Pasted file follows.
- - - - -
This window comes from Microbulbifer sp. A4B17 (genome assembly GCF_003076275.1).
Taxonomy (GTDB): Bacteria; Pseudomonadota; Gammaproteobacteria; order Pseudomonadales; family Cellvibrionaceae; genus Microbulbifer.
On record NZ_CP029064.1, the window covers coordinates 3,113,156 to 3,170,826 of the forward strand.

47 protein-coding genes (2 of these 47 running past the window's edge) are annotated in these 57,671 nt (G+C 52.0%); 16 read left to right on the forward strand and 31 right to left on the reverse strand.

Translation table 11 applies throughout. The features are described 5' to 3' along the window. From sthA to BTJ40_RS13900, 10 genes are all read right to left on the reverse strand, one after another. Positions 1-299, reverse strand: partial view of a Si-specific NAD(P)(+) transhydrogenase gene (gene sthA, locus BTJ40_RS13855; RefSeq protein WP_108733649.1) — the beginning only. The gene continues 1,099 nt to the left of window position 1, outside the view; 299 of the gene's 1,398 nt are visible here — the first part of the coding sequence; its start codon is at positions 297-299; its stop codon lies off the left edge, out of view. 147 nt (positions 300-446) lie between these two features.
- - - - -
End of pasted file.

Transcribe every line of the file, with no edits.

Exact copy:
This window comes from Microbulbifer sp. A4B17 (genome assembly GCF_003076275.1).
Taxonomy (GTDB): Bacteria; Pseudomonadota; Gammaproteobacteria; order Pseudomonadales; family Cellvibrionaceae; genus Microbulbifer.
On record NZ_CP029064.1, the window covers coordinates 3,113,156 to 3,170,826 of the forward strand.

47 protein-coding genes (2 of these 47 running past the window's edge) are annotated in these 57,671 nt (G+C 52.0%); 16 read left to right on the forward strand and 31 right to left on the reverse strand.

Translation table 11 applies throughout. The features are described 5' to 3' along the window. From sthA to BTJ40_RS13900, 10 genes are all read right to left on the reverse strand, one after another. Positions 1-299, reverse strand: partial view of a Si-specific NAD(P)(+) transhydrogenase gene (gene sthA, locus BTJ40_RS13855; RefSeq protein WP_108733649.1) — the beginning only. The gene continues 1,099 nt to the left of window position 1, outside the view; 299 of the gene's 1,398 nt are visible here — the first part of the coding sequence; its start codon is at positions 297-299; its stop codon lies off the left edge, out of view. 147 nt (positions 300-446) lie between these two features.